Behind the Scenes of the Fall Play

Jenni Young, Staff Writer

One of the most exciting prospects about getting back to a more normal routine in society is the onset of live theatre once again. The past two years have been stripped of the community-building, uplifting, life-changing impact of live performing arts that used to be so widely available all around us. Students at Issaquah High School have deeply felt this disparity of loss. IHS senior Emma Bishop says, “I didn’t have theatre last year and theatre is my outlet.” For individuals young and old, theatre provides an irreplaceable sense of comfort and community. Many attempts were made to continue theatre in a virtual manner. However, IHS junior Gabe Dy says, “It is not the same type of connection. I think that bonding is really crucial to theatre.” Junior Abigail Roll says that theatre is “easier with the community of the actors” when compared to a virtual show that she participated in last year. These months were disheartening for many, but with the re-initiation of in-person school and live sports, actors at Issaquah High School waited patiently for their chance to be able to shine once again. Finally, after six months of gradual progress, theatre is finally making its mark again with the Issaquah High School Drama film production of “Northview High School Will Shelter You (If We Must).”

“Northview High School High School Will Shelter You (If We Must)” is a newly produced script that promotes messages of connection and friendship that are vital for students to hear during these challenging times. Since the script  is relatively new, there is a lot of flexibility when it comes to changing lines and overall presentation of the characters. Shannon Henderson, the lead director says, “This specific show was chosen because if we had to, it could all be done virtually.” Although the pandemic took away many beloved aspects of theatre, it also opened up new doors of creativity such as more setting flexibility. The plot of this particular play revolves around ramifications of the choice made by a school district to move students from Waterford High School to Northview High School following a school shooting. The script delves into mature topics such as emotional trauma and social struggles. Henderson says that “this show is about building connections after a really traumatic experience. Young people are stronger than we give them credit for, and they have that strength within them to build those connections to get through hard times.” The concurring themes of endurance, unity, and courage that are prevalent in this production are crucial to our world today. As society strives to manifest these strengths during such unprecedented times, as well as in the challenges of everyday life, this play is acute to every individual.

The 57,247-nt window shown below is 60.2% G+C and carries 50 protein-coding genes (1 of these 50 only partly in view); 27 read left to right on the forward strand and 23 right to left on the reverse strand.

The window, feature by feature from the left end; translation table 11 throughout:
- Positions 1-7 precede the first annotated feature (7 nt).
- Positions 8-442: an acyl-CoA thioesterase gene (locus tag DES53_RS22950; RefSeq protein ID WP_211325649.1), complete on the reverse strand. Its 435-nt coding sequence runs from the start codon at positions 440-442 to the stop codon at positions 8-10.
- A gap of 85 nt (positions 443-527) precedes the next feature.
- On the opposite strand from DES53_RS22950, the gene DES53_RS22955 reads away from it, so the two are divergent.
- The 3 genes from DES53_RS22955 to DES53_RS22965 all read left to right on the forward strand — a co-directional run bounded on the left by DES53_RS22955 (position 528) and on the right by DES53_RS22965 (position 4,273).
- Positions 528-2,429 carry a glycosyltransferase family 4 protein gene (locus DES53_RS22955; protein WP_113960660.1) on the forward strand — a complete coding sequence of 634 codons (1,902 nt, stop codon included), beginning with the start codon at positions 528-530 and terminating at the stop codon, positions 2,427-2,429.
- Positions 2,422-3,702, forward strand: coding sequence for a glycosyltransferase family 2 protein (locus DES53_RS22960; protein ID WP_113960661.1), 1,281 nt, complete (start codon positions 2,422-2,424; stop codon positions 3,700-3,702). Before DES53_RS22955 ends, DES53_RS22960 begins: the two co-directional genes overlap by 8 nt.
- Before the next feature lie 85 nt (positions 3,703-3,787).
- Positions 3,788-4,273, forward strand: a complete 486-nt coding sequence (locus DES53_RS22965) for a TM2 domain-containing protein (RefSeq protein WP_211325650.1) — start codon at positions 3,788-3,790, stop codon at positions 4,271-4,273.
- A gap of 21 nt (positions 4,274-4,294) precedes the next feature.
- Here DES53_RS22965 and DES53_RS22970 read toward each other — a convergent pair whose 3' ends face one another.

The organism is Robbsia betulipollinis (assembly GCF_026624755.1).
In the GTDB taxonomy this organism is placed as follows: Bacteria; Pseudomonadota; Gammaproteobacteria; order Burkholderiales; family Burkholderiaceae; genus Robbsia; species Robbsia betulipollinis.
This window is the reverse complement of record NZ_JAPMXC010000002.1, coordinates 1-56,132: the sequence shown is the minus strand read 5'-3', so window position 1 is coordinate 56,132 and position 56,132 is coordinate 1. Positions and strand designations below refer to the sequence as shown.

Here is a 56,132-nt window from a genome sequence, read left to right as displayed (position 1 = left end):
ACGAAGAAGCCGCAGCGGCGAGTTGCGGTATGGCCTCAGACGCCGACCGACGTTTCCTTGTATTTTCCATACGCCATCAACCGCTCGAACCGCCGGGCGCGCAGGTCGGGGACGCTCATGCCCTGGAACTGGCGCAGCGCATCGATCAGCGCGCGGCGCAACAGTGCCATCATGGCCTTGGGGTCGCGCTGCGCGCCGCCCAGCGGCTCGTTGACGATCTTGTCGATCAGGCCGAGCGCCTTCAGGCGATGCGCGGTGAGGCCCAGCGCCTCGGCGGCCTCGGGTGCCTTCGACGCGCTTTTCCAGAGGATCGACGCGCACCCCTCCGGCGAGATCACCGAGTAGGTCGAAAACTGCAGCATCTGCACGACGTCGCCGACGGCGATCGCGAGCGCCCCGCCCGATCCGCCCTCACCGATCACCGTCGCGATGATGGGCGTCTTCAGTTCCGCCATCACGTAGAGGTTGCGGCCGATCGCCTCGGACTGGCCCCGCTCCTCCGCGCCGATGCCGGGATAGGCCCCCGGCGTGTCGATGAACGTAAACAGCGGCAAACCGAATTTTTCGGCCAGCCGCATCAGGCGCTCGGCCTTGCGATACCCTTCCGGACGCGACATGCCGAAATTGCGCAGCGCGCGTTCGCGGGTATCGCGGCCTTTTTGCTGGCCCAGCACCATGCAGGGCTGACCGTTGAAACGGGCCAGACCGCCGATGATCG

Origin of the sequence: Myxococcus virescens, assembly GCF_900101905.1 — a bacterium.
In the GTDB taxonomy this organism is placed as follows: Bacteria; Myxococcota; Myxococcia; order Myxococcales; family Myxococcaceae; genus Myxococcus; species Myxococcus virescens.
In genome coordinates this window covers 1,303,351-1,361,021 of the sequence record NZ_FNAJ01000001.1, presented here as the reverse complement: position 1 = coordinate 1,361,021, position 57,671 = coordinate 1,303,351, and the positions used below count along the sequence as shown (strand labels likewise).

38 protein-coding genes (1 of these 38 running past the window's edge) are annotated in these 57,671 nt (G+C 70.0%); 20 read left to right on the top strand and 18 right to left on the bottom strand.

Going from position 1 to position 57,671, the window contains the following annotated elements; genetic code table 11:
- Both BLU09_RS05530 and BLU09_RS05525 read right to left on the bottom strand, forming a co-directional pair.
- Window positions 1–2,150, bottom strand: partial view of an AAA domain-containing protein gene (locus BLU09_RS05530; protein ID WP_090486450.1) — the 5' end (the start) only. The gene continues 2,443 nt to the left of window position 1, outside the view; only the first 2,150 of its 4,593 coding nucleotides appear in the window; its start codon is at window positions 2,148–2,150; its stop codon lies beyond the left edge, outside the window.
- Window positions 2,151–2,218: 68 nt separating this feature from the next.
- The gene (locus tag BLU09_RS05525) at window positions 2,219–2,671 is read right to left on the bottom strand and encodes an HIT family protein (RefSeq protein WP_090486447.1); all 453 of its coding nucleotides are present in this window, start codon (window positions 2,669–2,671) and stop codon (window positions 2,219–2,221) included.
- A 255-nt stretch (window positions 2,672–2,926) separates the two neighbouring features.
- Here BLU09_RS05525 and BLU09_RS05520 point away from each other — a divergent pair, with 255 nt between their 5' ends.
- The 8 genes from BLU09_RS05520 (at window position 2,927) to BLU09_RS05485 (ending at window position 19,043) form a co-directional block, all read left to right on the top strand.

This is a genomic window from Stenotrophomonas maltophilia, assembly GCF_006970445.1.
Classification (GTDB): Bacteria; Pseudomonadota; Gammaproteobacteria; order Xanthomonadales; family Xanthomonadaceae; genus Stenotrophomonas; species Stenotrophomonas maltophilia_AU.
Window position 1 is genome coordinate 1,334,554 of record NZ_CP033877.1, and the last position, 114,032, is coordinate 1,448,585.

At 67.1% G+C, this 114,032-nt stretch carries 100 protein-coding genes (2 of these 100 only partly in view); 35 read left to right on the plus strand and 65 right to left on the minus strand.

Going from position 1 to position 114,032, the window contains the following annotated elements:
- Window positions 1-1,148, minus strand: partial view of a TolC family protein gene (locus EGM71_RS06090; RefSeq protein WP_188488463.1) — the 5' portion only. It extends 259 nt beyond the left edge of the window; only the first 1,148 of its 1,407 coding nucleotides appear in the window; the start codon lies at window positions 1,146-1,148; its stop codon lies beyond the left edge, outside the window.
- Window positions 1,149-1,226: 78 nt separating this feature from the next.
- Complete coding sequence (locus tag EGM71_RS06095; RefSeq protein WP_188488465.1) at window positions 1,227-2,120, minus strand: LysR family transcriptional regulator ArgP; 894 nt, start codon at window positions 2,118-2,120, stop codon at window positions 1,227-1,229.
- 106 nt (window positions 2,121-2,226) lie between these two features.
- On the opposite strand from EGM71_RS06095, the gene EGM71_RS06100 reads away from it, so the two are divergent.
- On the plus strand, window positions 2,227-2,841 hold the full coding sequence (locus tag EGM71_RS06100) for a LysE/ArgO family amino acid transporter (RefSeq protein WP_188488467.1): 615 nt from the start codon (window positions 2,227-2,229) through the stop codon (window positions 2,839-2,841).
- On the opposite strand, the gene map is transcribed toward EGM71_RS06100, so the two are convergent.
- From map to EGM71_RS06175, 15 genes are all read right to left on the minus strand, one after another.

Behind the scenes of this inspiring production, actors, crew, and staff have worked incessantly to produce this show for the community. The mask mandate, along with rules of social distancing have made the process of production infinitely more complex than most people can imagine. This includes finding places to record at the school, going outside in the cold weather to have the ability to remove their masks, scheduling zoom rehearsals, and maneuvering the logistics behind recording Instagram lives, Facetimes, and Zoom calls. IHS junior Kat Pontevedra states, “Me and my interacting partner will go into any scene via video call, record it, edit it, and put it into a google doc to further edit and compile it later.” This process requires the actors to operate applications and editing, all while striving to get a perfect take. After this, they send it to a professional video editor that Henderson had to seek out. Juggling these moving parts make the process extremely arduous. Even students that film scenes solely at school are not exempt from obstacles. Bishop says, “For the in-person scenes, we are outside under a covered area because it has been raining. The camera crew has been looking at angles and lighting to get it all right.” With the unpredictable state of Seattle weather, and the availability of the members of the cast and filming crew, in-person scenes are more complicated than they seem. The ability to rewatch the recordings has also created a higher level of perfectionism, as the actors can always just film it again! The struggle to combat the need to present yourself perfectly with the right lighting and angles has led theatre to be more tedious than ever before. 

However, despite these challenges, the cast and crew are thrilled for others to see the show. Roll says that she is excited for people to see what they worked with, “Theatre is strong, and the show goes on!” Senior Andrew Del Toro Gomez says, “I hope that people appreciate the fact that we’re still going, even if it’s a challenge.” As an Issaquah High community, it is up to us to support these students and teachers, so their extensive efforts will pay off. Henderson says, “The talent level of our students is just really remarkable. I just want the actors and crew to be showered in appreciation, that’s what I want. I want them to feel that from a live audience.”

The final film production of this play premiered in the IHS theatre at 7:00 p.m. on Nov. 19 and 20. As Issaquah High School strives to bring this wonderful art back, it is vital that we support them.